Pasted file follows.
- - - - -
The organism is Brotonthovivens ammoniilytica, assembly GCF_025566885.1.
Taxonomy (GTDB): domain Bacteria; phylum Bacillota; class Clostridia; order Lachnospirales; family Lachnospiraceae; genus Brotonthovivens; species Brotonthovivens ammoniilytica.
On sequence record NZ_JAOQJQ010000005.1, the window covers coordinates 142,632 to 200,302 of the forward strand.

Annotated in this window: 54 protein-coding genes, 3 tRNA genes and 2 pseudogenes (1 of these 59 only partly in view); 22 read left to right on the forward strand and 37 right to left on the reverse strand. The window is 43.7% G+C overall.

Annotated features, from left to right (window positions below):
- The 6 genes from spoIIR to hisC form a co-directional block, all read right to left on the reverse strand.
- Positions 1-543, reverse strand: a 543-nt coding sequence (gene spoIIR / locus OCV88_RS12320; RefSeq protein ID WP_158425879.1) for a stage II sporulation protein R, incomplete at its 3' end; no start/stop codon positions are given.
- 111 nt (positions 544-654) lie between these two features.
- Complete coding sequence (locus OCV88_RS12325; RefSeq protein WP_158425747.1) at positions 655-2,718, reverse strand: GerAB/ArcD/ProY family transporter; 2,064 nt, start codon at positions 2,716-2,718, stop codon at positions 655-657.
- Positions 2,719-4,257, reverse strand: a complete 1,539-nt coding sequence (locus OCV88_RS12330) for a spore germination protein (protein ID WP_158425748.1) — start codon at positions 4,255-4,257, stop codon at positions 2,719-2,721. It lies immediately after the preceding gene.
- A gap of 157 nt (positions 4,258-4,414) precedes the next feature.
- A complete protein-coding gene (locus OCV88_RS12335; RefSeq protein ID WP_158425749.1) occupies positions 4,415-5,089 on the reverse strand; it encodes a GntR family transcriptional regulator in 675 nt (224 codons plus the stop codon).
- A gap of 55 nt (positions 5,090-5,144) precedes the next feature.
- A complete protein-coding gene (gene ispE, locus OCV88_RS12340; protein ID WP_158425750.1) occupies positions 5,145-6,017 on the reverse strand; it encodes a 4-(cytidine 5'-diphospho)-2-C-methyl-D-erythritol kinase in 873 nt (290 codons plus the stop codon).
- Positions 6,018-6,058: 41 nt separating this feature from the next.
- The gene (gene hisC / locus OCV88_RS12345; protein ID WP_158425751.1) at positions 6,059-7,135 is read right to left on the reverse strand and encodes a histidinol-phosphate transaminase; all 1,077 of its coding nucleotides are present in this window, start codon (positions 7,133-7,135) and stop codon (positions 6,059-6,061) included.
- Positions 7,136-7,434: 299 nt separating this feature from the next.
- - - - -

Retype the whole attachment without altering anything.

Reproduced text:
The organism is Brotonthovivens ammoniilytica, assembly GCF_025566885.1.
Taxonomy (GTDB): domain Bacteria; phylum Bacillota; class Clostridia; order Lachnospirales; family Lachnospiraceae; genus Brotonthovivens; species Brotonthovivens ammoniilytica.
On sequence record NZ_JAOQJQ010000005.1, the window covers coordinates 142,632 to 200,302 of the forward strand.

Annotated in this window: 54 protein-coding genes, 3 tRNA genes and 2 pseudogenes (1 of these 59 only partly in view); 22 read left to right on the forward strand and 37 right to left on the reverse strand. The window is 43.7% G+C overall.

Annotated features, from left to right (window positions below):
- The 6 genes from spoIIR to hisC form a co-directional block, all read right to left on the reverse strand.
- Positions 1-543, reverse strand: a 543-nt coding sequence (gene spoIIR / locus OCV88_RS12320; RefSeq protein ID WP_158425879.1) for a stage II sporulation protein R, incomplete at its 3' end; no start/stop codon positions are given.
- 111 nt (positions 544-654) lie between these two features.
- Complete coding sequence (locus OCV88_RS12325; RefSeq protein WP_158425747.1) at positions 655-2,718, reverse strand: GerAB/ArcD/ProY family transporter; 2,064 nt, start codon at positions 2,716-2,718, stop codon at positions 655-657.
- Positions 2,719-4,257, reverse strand: a complete 1,539-nt coding sequence (locus OCV88_RS12330) for a spore germination protein (protein ID WP_158425748.1) — start codon at positions 4,255-4,257, stop codon at positions 2,719-2,721. It lies immediately after the preceding gene.
- A gap of 157 nt (positions 4,258-4,414) precedes the next feature.
- A complete protein-coding gene (locus OCV88_RS12335; RefSeq protein ID WP_158425749.1) occupies positions 4,415-5,089 on the reverse strand; it encodes a GntR family transcriptional regulator in 675 nt (224 codons plus the stop codon).
- A gap of 55 nt (positions 5,090-5,144) precedes the next feature.
- A complete protein-coding gene (gene ispE, locus OCV88_RS12340; protein ID WP_158425750.1) occupies positions 5,145-6,017 on the reverse strand; it encodes a 4-(cytidine 5'-diphospho)-2-C-methyl-D-erythritol kinase in 873 nt (290 codons plus the stop codon).
- Positions 6,018-6,058: 41 nt separating this feature from the next.
- The gene (gene hisC / locus OCV88_RS12345; protein ID WP_158425751.1) at positions 6,059-7,135 is read right to left on the reverse strand and encodes a histidinol-phosphate transaminase; all 1,077 of its coding nucleotides are present in this window, start codon (positions 7,133-7,135) and stop codon (positions 6,059-6,061) included.
- Positions 7,136-7,434: 299 nt separating this feature from the next.